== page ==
Construction teams can use a WIP report to measure several KPIs. But, the main reasons that WIP reports matter are:

  • Ensuring that everyone is on the same page about a job
  • Providing an overview of how much of a project has been billed
  • Allowing teams to monitor cash flow, losses, profit fade, or over and underbilling.

WIP reports will also help you accurately adjust your financials while jobs are still in progress. Things like overbilling or underbilling can affect projections and reported income, which can cut into budgets down the line and impacts what you’re paying in taxes.

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Here’s an example of what this might look like:


Many teams opt to record WIP information on an Excel sheet, but we recommend using a live, cloud-hosted method instead. You’ll want to review these figures on an ongoing basis and will need to ensure that all data is up-to-date.

How Can Help

Our app allows you to group spend into projects, so you can set a budget per project and have a real-time view of orders, deliveries, and payments. Naturally, these elements come into play when you’re looking at WIP figures.

A few ways helps teams track their work-in-progress figures:

Customize Your Cost-Codes and Cost-Types

Cost codes and cost types allow you to group the spend down in more detail, like budgets. Cost codes define the specific work performed by each job, while cost types refer to the materials that fall under that code, such as parts or labor. Within the app, you can customize all the line items you want—from labor costs to nails, screws, and third-party services.

Mobile App Records Data From Anywhere

The mobile app enables real-time WIP figures, as receivers can log goods received, as they come in, no computer required. Workers stationed at remote sites can also use the app, whether they have internet access or not. If they’re offline, then the app will sync once they’re back in range.

Role-Based Access and Internal Communication

Finally, multi-role access controls allow teams to determine who can approve orders, place them, and more. The app comes with the following options: requester, approver, receiver, project manager, accounts, finance. These designations make it easy for everyone to understand their role and how it fits into the greater context.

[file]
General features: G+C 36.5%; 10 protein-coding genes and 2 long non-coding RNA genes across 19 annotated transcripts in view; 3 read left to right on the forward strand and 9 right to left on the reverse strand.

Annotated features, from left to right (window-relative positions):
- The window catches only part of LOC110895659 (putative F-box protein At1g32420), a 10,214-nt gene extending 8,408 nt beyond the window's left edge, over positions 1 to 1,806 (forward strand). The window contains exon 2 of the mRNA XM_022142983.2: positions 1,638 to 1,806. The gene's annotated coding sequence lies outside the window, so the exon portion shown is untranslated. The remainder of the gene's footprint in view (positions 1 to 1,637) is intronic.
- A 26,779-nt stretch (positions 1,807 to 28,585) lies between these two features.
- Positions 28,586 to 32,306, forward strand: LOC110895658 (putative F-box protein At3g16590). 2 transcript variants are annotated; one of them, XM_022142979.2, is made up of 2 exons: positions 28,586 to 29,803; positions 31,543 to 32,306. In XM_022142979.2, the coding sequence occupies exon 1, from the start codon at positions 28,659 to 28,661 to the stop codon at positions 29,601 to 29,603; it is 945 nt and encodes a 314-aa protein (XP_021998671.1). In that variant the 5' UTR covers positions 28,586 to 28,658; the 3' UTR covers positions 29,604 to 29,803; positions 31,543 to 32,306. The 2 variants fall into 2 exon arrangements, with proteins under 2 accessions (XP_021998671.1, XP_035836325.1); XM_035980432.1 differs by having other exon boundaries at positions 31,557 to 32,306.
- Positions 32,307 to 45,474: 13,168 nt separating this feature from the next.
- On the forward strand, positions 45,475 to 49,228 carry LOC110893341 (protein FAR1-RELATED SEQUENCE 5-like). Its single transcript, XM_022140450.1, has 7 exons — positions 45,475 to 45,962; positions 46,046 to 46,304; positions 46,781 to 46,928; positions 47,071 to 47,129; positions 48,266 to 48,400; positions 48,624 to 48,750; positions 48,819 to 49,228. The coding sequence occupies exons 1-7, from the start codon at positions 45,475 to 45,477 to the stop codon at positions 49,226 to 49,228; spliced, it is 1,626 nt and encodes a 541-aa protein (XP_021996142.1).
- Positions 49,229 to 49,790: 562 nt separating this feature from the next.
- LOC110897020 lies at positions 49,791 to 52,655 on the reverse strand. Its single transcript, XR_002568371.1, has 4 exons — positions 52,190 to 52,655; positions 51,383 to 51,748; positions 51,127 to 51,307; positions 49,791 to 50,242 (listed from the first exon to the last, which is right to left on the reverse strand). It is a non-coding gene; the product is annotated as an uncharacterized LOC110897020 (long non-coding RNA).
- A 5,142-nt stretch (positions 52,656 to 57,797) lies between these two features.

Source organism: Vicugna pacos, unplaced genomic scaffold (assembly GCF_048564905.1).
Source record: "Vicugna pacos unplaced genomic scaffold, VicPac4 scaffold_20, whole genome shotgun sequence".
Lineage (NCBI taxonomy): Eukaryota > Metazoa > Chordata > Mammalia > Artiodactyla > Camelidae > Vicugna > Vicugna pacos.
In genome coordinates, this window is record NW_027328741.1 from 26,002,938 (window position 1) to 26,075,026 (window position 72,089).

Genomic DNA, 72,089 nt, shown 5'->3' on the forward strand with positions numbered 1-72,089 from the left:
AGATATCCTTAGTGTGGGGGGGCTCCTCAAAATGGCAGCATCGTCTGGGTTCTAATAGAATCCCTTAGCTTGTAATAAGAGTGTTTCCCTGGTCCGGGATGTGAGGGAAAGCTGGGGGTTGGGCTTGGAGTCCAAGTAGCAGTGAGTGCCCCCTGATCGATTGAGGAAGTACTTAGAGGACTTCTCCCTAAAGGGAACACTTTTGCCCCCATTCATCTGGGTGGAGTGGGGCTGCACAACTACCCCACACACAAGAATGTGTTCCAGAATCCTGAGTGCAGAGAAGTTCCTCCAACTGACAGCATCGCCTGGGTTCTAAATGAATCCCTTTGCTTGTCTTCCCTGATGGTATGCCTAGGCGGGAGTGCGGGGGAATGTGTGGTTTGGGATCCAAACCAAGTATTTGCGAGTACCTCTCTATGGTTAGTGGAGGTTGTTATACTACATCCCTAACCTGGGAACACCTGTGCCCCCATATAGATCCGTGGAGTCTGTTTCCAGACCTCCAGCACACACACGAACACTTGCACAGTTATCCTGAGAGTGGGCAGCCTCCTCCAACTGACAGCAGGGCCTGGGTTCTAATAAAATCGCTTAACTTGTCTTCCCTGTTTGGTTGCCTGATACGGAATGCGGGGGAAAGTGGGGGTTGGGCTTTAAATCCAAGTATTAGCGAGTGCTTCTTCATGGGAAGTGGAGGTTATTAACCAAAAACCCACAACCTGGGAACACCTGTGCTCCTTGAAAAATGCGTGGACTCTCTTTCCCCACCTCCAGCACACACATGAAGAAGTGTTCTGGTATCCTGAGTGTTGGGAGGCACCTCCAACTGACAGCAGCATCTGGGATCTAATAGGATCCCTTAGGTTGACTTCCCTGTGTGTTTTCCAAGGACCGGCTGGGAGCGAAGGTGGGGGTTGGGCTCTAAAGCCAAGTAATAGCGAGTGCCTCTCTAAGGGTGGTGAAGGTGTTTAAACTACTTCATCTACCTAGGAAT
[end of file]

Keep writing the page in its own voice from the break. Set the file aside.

Within the app, team members can communicate with each other through a communication thread attached to each purchase. For example, accounting can ask the approver or receiver a question about an order.

Or, approvers can ask a requester why they’re ordering items that weren’t included in an initial estimate. It’s these little details that make it easy for teams to clear up issues quickly.

Final Thoughts

Construction companies must look closely at these figures and consider them outside of the balance sheet—as they can provide some clues into your company’s profitability.

Because a construction company typically operates on tight margins and relies on multiple parts across several projects, keeping real-time WIP figures top of mind is vital. When you know how much of your inventory has been used—you’ll have more insight into how much you need to order for your upcoming jobs.

If you want to get the most out of your WIP reporting efforts, you’ll need to schedule regular meetings. Financial managers, accounting and finance, senior management, and procurement should be in the room—and everyone should have the same information.

Stakeholders should be prepared to compare and analyze jobs, as well as explain why a project is over budget. These meetings hold everyone accountable while fostering a culture of collaboration. Teammates can brainstorm ways to save money or make corrections for time lost and money spent—before things get out of control.

How efficient is your procurement management process?  Try our free procurement grader to see where you currently stand and how you can improve. What is construction’s super weapon? And what is yours?